The pregnancy of Kate Middleton, the Duchess of Cambridge, is huge news around the world.
In fact, it caused so many hits that it crashed her official website Monday.
But the real concern is for her health.
She had to be hospitalized with an extreme form of morning sickness that causes more than the average amount of nausea and vomiting.
We spoke with the medical director of Ohio Valley Medical Center, who is also an OB/GYN.
Dr. George Jirak says morning sickness affects almost every pregnant woman at one time or another.
But he says what Kate Middleton is experiencing is beyond that.
He says Hyperemesis Gravadarum is an extreme form in which the expectant mother can't hold down any food or liquid.
He says these patients need to be hospitalized and given IV fluids.
"If it's not treated, it could result in serious complications which could include electrolyte disturbances, could have intractable vomiting to the point that it could have a tear in the esophagus, it could even result in renal failure which could be life threatening," said Dr. Jirak. "I suspect that the admission was at least precautionary, but it could be a more serious condition as well."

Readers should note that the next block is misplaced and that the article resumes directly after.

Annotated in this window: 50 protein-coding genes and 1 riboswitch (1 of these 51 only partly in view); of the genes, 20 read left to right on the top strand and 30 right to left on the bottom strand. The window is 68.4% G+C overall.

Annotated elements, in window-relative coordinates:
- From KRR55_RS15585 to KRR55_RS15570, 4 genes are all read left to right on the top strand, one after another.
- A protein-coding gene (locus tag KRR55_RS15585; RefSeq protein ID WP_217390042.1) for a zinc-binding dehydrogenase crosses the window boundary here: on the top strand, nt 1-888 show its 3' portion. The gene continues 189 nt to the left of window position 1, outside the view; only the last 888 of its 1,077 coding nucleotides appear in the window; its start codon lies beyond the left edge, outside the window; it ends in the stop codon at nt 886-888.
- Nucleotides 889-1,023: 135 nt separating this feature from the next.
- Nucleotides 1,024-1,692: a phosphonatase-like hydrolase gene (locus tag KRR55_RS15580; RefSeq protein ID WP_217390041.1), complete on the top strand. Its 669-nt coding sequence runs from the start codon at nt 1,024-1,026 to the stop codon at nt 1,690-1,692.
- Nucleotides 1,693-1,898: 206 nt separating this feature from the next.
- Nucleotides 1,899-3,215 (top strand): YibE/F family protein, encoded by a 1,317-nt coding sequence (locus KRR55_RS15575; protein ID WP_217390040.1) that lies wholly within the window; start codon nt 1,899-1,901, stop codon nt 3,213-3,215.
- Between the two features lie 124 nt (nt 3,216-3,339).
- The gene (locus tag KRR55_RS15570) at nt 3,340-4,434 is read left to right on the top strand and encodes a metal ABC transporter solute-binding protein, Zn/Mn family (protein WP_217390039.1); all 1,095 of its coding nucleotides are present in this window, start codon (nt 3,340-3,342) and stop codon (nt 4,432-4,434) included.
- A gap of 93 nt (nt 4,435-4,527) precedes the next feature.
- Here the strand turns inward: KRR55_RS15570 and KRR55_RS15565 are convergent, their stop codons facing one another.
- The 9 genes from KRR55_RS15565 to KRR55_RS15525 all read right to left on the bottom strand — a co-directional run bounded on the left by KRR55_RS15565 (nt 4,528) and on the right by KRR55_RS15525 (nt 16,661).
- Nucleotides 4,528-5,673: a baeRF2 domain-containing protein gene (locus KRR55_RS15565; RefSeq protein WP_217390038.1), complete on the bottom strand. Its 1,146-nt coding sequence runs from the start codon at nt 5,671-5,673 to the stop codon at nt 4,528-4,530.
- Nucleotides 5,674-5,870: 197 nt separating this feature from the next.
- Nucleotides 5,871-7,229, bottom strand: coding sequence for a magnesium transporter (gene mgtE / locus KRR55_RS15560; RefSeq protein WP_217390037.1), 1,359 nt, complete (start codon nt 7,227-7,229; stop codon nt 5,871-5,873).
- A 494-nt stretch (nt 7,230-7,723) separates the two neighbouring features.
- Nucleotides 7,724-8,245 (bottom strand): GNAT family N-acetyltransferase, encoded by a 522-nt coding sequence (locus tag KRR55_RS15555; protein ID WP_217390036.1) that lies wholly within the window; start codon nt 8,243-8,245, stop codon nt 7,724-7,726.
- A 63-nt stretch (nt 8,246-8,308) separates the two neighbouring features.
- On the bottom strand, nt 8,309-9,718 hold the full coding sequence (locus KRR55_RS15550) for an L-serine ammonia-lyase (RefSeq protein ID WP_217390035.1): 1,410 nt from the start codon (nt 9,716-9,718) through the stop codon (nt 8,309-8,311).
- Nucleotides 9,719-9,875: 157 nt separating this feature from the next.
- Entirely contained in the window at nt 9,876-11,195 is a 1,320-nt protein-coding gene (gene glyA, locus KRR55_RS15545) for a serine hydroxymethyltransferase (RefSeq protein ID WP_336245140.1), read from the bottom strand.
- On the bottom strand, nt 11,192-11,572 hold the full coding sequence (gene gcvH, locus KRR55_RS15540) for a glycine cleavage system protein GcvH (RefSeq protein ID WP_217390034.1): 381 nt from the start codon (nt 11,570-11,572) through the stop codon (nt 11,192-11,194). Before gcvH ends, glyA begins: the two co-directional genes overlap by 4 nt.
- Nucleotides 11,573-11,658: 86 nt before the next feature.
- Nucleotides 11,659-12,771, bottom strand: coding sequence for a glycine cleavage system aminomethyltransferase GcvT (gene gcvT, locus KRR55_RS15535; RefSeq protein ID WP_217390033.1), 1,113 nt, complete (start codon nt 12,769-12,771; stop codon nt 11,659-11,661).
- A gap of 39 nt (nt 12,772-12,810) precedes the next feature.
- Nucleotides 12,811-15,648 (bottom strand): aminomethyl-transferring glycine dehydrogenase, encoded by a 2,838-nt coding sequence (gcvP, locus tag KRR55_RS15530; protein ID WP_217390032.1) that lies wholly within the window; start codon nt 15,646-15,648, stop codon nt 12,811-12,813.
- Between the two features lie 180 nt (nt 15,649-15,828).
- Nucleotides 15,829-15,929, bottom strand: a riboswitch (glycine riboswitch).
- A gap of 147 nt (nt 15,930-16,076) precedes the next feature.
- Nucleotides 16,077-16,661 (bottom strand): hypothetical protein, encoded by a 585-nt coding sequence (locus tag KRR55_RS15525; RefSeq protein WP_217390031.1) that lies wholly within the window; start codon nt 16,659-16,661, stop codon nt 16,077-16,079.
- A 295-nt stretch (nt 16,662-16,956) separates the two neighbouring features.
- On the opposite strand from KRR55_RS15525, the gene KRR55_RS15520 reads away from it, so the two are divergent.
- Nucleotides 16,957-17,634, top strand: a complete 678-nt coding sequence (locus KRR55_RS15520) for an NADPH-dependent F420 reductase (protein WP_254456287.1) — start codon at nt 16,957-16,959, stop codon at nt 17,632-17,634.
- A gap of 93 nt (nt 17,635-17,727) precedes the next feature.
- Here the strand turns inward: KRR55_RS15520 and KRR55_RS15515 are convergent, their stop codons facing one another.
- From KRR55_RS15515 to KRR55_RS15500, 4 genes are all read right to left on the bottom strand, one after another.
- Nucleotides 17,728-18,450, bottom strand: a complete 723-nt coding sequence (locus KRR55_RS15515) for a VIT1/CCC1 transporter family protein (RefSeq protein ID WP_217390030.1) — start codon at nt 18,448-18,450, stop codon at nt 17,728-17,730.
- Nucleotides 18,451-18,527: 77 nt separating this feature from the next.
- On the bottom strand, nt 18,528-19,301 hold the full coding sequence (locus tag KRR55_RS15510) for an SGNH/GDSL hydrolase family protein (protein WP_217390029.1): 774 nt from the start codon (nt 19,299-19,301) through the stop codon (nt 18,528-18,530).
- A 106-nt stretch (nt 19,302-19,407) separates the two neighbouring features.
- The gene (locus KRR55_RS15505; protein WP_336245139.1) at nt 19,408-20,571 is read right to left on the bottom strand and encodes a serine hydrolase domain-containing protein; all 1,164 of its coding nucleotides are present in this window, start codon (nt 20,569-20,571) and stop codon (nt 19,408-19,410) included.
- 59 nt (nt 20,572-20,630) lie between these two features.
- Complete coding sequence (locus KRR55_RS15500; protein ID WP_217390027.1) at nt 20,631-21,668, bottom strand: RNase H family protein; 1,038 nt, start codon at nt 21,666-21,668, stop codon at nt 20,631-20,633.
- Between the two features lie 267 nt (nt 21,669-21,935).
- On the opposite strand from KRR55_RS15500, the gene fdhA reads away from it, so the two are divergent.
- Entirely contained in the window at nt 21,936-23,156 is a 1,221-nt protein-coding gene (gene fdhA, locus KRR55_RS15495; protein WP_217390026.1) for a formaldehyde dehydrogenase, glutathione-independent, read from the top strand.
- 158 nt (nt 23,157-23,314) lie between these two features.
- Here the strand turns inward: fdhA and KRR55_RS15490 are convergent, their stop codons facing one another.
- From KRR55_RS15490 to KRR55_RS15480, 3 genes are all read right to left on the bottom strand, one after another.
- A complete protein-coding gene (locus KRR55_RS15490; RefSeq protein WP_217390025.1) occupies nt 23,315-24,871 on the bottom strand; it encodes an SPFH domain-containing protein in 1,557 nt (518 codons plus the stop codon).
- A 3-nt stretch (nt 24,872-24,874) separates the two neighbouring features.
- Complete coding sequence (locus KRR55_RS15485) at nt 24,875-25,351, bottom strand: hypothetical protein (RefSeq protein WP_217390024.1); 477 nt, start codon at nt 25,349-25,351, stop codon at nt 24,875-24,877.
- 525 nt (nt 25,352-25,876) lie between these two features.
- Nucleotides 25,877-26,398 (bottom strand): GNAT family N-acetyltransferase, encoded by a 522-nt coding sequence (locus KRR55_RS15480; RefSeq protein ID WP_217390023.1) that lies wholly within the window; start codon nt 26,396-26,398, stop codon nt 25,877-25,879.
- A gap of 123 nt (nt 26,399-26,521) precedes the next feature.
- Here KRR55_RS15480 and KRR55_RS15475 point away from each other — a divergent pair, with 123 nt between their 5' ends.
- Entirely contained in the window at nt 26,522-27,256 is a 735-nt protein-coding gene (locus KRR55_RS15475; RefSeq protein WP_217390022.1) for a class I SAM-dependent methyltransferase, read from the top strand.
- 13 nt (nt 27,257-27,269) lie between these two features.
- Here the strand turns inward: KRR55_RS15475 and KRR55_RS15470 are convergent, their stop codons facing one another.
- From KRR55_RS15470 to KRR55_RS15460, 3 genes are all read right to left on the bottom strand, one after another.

Dr. Jirak says there's good news, however.
He says morning sickness usually goes away after 12 to 16 weeks.
And here's another possibility.
This extreme form of morning sickness is more prevalent among women carrying twins, rather than one baby.
And that possibility already has royals-watchers wild with excitement.